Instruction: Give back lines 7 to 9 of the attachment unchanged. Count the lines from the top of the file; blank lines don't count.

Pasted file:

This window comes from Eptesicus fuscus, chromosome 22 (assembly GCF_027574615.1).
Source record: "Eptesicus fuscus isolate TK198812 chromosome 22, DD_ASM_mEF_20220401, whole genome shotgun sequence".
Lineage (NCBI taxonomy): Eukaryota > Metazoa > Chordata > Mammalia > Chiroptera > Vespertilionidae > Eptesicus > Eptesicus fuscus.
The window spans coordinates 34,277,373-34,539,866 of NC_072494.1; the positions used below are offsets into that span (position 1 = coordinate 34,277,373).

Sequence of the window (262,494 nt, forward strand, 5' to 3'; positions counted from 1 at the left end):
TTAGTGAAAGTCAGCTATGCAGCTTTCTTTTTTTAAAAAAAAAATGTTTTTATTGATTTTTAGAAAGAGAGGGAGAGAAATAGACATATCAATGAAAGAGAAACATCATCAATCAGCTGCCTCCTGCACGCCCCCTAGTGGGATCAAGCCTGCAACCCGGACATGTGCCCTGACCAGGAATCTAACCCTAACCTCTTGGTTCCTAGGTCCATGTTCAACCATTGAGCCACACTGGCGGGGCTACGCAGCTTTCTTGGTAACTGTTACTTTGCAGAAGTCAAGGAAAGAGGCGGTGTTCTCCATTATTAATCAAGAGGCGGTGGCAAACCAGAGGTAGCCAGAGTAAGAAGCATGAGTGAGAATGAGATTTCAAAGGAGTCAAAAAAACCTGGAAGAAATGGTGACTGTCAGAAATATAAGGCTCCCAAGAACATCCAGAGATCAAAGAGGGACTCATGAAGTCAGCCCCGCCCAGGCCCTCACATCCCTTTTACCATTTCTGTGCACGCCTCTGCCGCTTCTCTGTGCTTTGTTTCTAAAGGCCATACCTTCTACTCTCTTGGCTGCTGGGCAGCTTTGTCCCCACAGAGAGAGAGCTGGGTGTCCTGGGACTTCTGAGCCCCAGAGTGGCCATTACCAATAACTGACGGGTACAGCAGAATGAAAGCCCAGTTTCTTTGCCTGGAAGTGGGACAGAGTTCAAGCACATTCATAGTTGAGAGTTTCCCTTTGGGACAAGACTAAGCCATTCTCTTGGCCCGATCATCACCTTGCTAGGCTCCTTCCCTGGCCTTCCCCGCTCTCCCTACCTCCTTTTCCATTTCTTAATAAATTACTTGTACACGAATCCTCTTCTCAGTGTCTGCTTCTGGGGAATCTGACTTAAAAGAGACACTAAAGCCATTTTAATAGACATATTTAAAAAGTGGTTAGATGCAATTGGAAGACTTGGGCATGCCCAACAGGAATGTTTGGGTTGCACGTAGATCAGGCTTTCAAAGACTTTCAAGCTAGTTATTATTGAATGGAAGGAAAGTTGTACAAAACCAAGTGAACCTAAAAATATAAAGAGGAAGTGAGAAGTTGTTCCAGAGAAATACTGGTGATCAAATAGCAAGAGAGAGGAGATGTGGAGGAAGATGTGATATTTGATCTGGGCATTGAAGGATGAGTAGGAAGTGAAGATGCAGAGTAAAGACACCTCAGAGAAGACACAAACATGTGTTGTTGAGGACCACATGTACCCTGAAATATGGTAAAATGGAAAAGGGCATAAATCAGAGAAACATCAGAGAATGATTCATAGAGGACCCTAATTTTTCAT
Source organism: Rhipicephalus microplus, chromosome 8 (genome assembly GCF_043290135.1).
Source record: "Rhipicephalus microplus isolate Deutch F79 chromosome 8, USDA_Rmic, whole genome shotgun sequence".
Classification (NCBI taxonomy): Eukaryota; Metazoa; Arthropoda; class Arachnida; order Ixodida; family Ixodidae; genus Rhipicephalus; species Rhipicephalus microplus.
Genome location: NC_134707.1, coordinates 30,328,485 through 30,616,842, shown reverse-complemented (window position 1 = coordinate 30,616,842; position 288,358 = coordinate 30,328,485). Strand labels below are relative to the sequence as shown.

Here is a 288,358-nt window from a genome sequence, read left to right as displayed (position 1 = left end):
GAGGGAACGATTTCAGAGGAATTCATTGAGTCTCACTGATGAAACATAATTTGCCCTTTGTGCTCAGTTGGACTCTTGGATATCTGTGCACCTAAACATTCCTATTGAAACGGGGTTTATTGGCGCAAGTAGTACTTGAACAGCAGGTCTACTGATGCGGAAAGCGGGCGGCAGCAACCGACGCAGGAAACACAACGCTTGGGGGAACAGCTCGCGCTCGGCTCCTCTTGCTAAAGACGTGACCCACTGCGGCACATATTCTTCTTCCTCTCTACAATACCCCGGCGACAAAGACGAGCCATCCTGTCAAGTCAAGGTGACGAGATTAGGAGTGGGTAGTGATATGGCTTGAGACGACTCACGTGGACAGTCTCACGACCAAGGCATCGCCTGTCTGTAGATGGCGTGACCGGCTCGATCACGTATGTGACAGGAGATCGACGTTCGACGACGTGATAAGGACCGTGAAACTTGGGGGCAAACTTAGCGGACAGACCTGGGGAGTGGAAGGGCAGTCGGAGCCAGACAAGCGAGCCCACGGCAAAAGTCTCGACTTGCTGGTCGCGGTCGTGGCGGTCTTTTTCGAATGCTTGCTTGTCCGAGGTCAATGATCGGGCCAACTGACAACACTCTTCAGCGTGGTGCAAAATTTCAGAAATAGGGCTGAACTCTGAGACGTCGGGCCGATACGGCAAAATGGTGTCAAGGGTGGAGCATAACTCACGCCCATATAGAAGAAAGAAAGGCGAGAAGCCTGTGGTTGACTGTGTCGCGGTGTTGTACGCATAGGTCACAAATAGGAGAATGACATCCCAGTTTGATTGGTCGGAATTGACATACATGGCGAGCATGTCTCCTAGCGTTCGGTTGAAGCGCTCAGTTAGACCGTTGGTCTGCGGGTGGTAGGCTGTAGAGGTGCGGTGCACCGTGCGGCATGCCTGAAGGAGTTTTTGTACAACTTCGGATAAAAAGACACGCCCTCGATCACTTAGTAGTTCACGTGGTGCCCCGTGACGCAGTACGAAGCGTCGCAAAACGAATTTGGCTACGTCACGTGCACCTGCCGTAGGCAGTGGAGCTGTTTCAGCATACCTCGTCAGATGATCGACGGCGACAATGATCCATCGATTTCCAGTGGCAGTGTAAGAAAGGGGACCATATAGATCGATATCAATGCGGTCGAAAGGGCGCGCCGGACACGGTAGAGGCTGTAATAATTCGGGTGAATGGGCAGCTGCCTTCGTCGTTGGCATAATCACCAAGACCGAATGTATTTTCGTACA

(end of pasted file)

Source organism: Rhipicephalus microplus, chromosome 8 (genome assembly GCF_043290135.1).
Source record: "Rhipicephalus microplus isolate Deutch F79 chromosome 8, USDA_Rmic, whole genome shotgun sequence".
Classification (NCBI taxonomy): Eukaryota; Metazoa; Arthropoda; class Arachnida; order Ixodida; family Ixodidae; genus Rhipicephalus; species Rhipicephalus microplus.